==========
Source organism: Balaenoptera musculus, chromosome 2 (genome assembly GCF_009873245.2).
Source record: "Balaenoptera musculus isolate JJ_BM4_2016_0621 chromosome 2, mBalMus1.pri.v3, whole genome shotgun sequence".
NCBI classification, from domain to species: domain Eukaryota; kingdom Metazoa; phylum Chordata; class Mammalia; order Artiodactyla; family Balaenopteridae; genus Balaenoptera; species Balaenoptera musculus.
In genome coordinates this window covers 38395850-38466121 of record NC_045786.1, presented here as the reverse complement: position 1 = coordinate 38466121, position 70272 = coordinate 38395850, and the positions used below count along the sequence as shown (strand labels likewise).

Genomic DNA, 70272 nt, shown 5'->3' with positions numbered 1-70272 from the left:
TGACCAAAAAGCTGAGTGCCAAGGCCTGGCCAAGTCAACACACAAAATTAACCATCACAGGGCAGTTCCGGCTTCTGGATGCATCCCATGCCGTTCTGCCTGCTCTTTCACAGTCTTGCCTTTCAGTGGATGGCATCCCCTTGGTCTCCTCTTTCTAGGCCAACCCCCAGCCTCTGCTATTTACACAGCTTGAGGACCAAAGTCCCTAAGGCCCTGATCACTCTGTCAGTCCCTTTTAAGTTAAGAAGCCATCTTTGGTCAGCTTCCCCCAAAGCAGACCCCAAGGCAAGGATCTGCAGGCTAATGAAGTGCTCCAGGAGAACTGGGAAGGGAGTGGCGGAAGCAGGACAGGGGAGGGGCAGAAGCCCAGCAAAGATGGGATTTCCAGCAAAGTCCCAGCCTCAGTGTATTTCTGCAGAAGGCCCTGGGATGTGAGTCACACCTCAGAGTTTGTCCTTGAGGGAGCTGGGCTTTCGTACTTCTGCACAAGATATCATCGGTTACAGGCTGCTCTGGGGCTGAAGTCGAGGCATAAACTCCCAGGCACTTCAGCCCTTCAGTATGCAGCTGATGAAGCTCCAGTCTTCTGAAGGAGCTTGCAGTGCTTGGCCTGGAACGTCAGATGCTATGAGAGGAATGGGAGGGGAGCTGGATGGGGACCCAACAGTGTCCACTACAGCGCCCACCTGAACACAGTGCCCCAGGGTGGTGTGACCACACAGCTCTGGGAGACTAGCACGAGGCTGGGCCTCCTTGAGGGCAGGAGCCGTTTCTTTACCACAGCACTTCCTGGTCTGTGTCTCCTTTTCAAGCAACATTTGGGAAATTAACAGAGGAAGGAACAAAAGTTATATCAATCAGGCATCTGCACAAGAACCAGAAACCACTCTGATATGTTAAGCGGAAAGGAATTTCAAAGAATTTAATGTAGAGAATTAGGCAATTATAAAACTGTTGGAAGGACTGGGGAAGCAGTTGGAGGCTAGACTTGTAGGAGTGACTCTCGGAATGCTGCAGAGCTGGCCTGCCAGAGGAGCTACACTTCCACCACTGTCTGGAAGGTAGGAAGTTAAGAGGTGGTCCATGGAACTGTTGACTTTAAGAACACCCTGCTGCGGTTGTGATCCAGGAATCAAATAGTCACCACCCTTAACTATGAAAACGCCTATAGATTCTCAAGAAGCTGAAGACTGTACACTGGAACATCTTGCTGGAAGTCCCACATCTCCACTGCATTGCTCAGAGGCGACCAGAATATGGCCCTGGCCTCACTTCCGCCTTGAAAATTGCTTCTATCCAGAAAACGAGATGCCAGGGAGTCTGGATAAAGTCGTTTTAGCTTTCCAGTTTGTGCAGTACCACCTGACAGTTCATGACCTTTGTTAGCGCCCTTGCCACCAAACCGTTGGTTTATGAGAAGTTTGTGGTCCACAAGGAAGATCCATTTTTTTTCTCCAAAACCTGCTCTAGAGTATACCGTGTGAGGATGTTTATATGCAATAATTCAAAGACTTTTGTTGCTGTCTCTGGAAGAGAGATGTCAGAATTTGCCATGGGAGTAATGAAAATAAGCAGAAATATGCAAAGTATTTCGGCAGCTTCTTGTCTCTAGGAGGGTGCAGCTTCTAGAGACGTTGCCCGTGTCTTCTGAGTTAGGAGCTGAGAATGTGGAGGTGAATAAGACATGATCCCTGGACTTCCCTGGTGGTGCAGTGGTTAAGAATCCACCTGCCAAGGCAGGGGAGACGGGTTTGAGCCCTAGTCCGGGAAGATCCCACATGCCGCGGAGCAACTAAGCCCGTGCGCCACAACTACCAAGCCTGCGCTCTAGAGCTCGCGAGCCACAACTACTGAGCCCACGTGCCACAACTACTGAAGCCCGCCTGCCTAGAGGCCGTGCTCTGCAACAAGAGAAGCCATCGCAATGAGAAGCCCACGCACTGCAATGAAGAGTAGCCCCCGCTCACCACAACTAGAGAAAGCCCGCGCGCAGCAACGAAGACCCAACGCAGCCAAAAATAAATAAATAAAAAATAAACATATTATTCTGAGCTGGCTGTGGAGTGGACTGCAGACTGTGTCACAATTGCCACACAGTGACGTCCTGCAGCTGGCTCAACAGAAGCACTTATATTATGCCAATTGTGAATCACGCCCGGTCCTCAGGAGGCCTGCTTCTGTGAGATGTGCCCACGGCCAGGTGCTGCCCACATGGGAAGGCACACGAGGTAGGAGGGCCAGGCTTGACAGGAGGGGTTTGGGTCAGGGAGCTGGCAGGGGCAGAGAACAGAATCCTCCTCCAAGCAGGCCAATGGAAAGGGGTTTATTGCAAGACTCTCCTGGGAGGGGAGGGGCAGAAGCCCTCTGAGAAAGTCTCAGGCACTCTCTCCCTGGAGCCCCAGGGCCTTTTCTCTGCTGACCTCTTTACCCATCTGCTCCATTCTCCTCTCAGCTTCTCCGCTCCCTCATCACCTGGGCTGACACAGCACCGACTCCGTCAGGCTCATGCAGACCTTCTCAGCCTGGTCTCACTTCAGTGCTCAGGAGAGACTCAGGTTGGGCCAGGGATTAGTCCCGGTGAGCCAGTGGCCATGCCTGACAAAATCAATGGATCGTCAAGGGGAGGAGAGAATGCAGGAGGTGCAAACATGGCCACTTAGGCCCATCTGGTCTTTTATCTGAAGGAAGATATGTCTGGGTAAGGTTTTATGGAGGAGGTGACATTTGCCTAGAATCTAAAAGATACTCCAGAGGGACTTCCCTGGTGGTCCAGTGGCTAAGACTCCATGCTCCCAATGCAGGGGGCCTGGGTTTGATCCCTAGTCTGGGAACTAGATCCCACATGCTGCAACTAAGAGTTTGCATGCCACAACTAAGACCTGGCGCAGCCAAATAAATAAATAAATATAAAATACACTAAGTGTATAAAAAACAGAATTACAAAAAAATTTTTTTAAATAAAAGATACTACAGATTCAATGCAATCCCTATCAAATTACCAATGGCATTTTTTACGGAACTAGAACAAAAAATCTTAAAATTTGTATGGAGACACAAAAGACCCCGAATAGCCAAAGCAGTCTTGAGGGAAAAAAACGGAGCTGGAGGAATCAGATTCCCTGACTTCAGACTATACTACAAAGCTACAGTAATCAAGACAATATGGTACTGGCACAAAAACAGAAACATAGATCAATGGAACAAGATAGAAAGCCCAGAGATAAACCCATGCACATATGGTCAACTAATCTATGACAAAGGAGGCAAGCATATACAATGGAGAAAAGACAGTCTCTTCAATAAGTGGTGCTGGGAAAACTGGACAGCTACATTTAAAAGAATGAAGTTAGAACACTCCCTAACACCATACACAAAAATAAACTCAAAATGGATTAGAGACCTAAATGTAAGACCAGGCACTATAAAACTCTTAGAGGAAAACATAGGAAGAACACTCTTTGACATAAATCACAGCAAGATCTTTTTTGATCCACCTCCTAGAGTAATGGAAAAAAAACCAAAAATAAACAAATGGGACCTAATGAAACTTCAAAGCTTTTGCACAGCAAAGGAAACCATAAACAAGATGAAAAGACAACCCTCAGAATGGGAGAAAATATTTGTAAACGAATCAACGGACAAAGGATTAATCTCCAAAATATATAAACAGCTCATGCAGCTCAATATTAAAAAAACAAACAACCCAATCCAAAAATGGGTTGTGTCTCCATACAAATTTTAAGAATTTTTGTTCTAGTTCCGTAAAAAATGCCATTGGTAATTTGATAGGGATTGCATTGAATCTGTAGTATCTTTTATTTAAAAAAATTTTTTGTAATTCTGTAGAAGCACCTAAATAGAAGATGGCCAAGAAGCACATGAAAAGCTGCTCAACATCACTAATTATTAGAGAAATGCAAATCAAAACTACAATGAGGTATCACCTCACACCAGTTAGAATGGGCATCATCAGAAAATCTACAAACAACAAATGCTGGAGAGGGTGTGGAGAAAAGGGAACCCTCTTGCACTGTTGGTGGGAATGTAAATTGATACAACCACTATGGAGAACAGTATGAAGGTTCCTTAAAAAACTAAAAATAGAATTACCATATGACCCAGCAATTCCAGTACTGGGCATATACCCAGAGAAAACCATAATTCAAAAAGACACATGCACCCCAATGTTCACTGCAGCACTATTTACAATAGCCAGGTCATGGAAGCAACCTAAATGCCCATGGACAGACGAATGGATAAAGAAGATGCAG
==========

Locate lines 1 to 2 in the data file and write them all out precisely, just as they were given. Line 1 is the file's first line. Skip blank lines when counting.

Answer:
Source organism: Balaenoptera musculus, chromosome 2 (genome assembly GCF_009873245.2).
Source record: "Balaenoptera musculus isolate JJ_BM4_2016_0621 chromosome 2, mBalMus1.pri.v3, whole genome shotgun sequence".